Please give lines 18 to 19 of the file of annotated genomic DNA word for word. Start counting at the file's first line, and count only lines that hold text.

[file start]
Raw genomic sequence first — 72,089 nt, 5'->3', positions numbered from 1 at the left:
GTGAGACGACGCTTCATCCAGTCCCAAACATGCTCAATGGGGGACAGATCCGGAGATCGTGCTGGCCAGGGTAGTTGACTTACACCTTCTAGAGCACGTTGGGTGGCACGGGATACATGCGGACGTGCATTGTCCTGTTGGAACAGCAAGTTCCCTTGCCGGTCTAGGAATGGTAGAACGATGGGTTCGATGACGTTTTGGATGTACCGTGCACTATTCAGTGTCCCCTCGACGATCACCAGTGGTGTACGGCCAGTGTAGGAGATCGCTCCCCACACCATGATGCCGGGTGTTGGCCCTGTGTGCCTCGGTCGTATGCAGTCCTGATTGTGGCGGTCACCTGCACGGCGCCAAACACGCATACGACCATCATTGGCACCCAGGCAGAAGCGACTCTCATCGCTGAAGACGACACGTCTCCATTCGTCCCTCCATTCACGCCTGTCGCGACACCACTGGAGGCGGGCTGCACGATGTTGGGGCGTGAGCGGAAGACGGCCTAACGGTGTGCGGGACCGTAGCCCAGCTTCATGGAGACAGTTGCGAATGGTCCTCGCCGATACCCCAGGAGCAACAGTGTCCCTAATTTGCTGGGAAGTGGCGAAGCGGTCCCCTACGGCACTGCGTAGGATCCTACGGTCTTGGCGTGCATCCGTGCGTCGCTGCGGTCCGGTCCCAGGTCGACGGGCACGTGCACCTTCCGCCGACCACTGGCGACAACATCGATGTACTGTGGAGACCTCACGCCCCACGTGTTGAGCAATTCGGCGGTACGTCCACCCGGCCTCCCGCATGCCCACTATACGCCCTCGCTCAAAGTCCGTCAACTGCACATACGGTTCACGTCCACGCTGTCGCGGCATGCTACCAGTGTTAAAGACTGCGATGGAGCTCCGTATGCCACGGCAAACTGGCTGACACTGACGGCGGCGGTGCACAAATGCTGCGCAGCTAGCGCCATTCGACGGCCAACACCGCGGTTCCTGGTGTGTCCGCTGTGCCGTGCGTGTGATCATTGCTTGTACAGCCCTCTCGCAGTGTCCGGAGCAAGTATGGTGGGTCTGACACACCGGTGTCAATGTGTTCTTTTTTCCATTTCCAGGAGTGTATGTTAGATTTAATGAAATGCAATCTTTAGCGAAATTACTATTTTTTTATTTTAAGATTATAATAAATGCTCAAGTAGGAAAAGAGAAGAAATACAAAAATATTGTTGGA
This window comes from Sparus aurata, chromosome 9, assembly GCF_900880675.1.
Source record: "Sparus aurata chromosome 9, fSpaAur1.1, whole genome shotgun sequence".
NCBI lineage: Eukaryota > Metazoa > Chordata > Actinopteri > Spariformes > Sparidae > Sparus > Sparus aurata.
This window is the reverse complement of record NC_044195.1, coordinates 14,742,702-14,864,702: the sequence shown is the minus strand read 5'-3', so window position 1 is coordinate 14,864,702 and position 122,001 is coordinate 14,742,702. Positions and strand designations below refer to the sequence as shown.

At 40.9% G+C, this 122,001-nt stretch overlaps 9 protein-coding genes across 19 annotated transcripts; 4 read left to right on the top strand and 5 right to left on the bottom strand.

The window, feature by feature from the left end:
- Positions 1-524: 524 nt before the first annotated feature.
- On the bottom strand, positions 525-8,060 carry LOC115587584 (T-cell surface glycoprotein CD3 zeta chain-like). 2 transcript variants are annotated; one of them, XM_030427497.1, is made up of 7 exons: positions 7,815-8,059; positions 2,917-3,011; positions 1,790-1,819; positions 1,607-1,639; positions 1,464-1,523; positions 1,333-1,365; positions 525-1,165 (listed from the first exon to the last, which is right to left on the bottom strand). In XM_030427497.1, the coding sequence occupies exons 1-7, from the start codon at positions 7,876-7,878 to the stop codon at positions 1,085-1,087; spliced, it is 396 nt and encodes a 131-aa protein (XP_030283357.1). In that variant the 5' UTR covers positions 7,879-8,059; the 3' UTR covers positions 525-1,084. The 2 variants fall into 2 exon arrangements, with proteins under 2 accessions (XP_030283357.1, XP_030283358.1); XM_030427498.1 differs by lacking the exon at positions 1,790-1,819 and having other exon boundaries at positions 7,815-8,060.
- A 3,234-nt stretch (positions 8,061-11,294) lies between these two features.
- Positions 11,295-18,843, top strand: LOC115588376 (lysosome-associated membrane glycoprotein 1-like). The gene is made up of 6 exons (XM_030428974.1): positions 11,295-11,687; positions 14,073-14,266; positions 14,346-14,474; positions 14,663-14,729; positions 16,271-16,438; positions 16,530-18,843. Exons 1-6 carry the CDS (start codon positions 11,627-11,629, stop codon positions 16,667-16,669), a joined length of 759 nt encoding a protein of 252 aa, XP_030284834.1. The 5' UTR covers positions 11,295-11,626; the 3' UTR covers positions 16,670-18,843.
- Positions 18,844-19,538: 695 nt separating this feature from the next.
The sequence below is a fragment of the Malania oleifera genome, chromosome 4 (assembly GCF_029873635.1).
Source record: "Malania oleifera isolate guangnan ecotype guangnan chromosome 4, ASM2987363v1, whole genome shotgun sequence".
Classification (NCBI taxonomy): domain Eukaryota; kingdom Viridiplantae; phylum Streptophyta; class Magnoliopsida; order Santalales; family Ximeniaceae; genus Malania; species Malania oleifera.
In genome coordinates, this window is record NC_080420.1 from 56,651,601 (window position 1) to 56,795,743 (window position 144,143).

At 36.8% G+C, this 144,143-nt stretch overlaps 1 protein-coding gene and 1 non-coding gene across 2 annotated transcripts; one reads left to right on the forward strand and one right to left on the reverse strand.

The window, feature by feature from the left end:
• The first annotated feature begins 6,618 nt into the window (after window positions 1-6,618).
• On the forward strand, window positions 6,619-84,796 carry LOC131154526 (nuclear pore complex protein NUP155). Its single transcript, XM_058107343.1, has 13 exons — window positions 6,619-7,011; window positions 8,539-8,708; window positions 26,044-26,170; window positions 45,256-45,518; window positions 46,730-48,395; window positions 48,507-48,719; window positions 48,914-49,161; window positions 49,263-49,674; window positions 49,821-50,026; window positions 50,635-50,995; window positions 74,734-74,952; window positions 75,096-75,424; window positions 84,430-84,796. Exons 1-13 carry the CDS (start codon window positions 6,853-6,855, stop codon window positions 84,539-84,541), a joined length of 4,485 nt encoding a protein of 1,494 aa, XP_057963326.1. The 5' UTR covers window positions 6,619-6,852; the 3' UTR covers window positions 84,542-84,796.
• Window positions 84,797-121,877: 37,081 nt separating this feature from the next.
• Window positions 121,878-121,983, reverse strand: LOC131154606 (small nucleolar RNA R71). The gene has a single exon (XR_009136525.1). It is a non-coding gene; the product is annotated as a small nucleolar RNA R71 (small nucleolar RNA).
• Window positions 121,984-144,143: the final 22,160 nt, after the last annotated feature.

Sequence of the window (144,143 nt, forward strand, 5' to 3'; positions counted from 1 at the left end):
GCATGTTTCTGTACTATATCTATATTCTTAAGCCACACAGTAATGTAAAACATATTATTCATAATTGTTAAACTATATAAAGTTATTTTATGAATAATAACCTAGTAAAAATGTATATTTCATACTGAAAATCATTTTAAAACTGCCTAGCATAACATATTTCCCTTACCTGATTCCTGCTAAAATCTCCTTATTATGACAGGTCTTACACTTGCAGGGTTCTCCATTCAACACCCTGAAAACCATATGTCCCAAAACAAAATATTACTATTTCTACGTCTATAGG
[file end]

At 36.8% G+C, this 144,143-nt stretch overlaps 1 protein-coding gene and 1 non-coding gene across 2 annotated transcripts; one reads left to right on the forward strand and one right to left on the reverse strand.

The window, feature by feature from the left end: